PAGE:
My father admitted to me the other day that he still occasionally checked my blog for new blog posts. And honestly, my first thought was “Oh, snap!” Not because I care that Dad see this very real side of me here, but because the last thing I thought he needed was my worries added onto his. I did a quick scan of my posts, and sure enough, found my words of worry specifically about him. He has asked if I care that he still reads my blog, and I have assured him I don’t. I was planning on posting something in the following vein even before I knew for sure he would read it, but now I am glad to know he’ll see this, maybe it will unknot some of the tangling emotions I have added to his pile.
I love you so much. And I am sorry that you read my worries about you. They came from a mind crowded with a whole bunch of worries of the future, worries about the whole family. Mom was worried about you too, you know. She made me promise to look after you. Made me promise never to forget you. She should have known I would never let our family drift apart, that I would never neglect our relationship. But she loved you, and wanted you looked after. And I suppose I knew I never could do that as well as her, and so I feared. But let’s come back to that later.
In all honesty there have been times in my life when I haven’t felt like we were very close. I NEVER doubted you loved me, and I NEVER doubted that you would do anything to help me if I needed it. But I remember feeling like we didn’t really talk, or converse regularly, and I remember being very frustrated and hurt over it. Then one day Jenna made everyone in the family take the Meyers-Brigs personality test, and you ended up scoring as an ISTJ, which is what I was. There was a light bulb moment when I realized you and I functioned so similarly. We both hold our emotions so deep within us. We both are reticent when it comes to sharing and opening up. You wouldn’t know, but I think that was a major turning point for me in our relationship. I understood you, and understood what you did and didn’t do because I tended to do the same things. And somehow it suddenly didn’t matter that unlike Mom and I who might stay up late into the night ranting or whatnot, you and I had a quieter, less visible relationship, and that was okay.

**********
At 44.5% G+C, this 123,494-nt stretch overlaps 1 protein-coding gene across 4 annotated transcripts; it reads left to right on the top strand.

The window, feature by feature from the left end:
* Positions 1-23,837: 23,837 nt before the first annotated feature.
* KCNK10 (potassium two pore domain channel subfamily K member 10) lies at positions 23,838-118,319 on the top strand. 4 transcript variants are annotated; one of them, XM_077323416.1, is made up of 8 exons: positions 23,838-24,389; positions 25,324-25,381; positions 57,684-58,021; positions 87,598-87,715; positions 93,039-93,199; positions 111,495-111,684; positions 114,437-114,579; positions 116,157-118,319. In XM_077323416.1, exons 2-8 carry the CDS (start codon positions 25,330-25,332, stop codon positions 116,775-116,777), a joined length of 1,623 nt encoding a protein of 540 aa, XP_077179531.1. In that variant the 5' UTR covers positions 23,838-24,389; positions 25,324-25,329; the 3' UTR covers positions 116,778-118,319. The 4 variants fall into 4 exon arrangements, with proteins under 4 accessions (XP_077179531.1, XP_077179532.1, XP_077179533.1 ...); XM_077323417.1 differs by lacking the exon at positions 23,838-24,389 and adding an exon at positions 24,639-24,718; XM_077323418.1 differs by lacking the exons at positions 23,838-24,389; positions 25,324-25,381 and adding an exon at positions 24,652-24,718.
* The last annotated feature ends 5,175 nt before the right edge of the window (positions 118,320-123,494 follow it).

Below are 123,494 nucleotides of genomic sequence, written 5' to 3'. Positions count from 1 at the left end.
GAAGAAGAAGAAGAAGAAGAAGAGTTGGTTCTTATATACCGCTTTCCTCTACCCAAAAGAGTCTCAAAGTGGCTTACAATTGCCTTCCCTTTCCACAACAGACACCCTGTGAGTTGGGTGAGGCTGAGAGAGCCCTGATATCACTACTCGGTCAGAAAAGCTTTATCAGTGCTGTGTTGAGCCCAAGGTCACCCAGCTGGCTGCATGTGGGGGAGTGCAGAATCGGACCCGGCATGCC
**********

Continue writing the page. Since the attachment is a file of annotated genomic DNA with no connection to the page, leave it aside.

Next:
That doesn’t mean that before that I don’t have the bestest of memories of the two of us. I’ve written to you of those before, if you recall, quite a while ago. I don’t think I even realized back then just how out of your way you went for me. I was thinking just the other day how many wild cat sanctuaries you let me drag you to on vacations. Or how you sometimes let me order dessert instead of dinner. My goodness, you spoiled this crazy cat girl. Teaching me to drive, teaching me to fish, teaching me to be independent and studious and strong. I remember you’d come to tuck me into bed at night and you’d start chanting “Fee, Fi, Fo Fum” just like Jack and the Beanstock. You never could give me a reason why you did it, or why you did it only for me. But I loved it. We’ve worked on so many projects, the most recent of which is your remodeled bathroom. I love that I’m the designated tile picker and how we can just dive into projects together.
You had always struck me as a person who didn’t need anyone but Mom, and I think that was a really sweet, beautiful marriage. And a lot of my worries for you stemmed from what you would be without her. I was worried that with the one person you confided in and leaned on gone that you would bottle it all up inside. I was worried that as you hadn’t been very social of late (Due to wanting to stay close to Mom), you had developed a habit of it and would not socialize anytime soon. And all this culminated in me picturing you as very alone, no matter what schemes I tried to form to make it not so.
But with the downward turn of Mom’s illness, that quiet friendship we had seemed to be morphing. We had already shared going to church together without the rest of the family for more than a year, as Christian stayed home with Mom, who couldn’t come. It was a simple pleasure to have that little thing that just the two of us shared, even though it came with the sad circumstances. And with that came a little more conversation into our lives. And I have of recent watched you open up more to everyone. I remember sitting in the kitchen talking to you sometime very early this spring, and having the thought “Is he confiding in me? When did that start to happen?” I have seen you make an effort to attend events and I have seen you hang out with friends and family and not dwell on the past, and it has cheered my soul greatly.
So shorten it all to say that while I won’t say I don’t still worry (I still worry about all the family, after all. I don’t know that that will ever change) I do not have those terrible fears that so beset me when I first wrote them down. And I have always loved you and I have loved the relationship we had, and I love how we have developed a new, deeper one.
I hope this post doesn’t bring you any pain, goodness knows I want to spare you any of that on my account. I just hope that you know that I think you’re going to be alright, as I think we all are. I am looking forward to all the conversations and the adventures we will have in the future. You’re the best of dads.
Your fellow early morning riser, your fellow quiet person, your Brat girl or Bratoria or whatever form of Brat and my name you can think of (I must have been a really snarky kid for all that), your daughter,